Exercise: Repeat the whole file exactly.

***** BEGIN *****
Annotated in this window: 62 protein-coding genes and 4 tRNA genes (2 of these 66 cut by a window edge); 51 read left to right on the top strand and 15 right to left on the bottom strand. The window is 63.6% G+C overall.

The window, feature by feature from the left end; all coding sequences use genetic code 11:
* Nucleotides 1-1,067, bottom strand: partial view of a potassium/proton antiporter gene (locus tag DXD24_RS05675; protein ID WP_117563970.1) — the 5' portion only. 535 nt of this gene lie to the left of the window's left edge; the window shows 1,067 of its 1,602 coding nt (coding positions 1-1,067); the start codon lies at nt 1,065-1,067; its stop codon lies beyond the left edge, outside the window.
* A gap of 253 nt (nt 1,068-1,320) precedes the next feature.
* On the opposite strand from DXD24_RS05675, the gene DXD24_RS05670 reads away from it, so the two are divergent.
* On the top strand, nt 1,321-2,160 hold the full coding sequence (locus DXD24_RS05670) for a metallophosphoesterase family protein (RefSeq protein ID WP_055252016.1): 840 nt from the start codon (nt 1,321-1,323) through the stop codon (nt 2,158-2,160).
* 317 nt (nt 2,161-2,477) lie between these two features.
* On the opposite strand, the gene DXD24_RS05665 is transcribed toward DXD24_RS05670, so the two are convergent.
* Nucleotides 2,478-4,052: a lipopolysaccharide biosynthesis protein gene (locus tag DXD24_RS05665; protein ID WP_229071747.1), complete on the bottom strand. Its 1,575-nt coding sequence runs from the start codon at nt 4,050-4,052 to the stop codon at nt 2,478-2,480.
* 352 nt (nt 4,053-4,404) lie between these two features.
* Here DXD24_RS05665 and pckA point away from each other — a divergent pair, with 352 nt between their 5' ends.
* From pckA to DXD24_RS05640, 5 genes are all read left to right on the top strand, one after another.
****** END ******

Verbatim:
Annotated in this window: 62 protein-coding genes and 4 tRNA genes (2 of these 66 cut by a window edge); 51 read left to right on the top strand and 15 right to left on the bottom strand. The window is 63.6% G+C overall.

The window, feature by feature from the left end; all coding sequences use genetic code 11:
* Nucleotides 1-1,067, bottom strand: partial view of a potassium/proton antiporter gene (locus tag DXD24_RS05675; protein ID WP_117563970.1) — the 5' portion only. 535 nt of this gene lie to the left of the window's left edge; the window shows 1,067 of its 1,602 coding nt (coding positions 1-1,067); the start codon lies at nt 1,065-1,067; its stop codon lies beyond the left edge, outside the window.
* A gap of 253 nt (nt 1,068-1,320) precedes the next feature.
* On the opposite strand from DXD24_RS05675, the gene DXD24_RS05670 reads away from it, so the two are divergent.
* On the top strand, nt 1,321-2,160 hold the full coding sequence (locus DXD24_RS05670) for a metallophosphoesterase family protein (RefSeq protein ID WP_055252016.1): 840 nt from the start codon (nt 1,321-1,323) through the stop codon (nt 2,158-2,160).
* 317 nt (nt 2,161-2,477) lie between these two features.
* On the opposite strand, the gene DXD24_RS05665 is transcribed toward DXD24_RS05670, so the two are convergent.
* Nucleotides 2,478-4,052: a lipopolysaccharide biosynthesis protein gene (locus tag DXD24_RS05665; protein ID WP_229071747.1), complete on the bottom strand. Its 1,575-nt coding sequence runs from the start codon at nt 4,050-4,052 to the stop codon at nt 2,478-2,480.
* 352 nt (nt 4,053-4,404) lie between these two features.
* Here DXD24_RS05665 and pckA point away from each other — a divergent pair, with 352 nt between their 5' ends.
* From pckA to DXD24_RS05640, 5 genes are all read left to right on the top strand, one after another.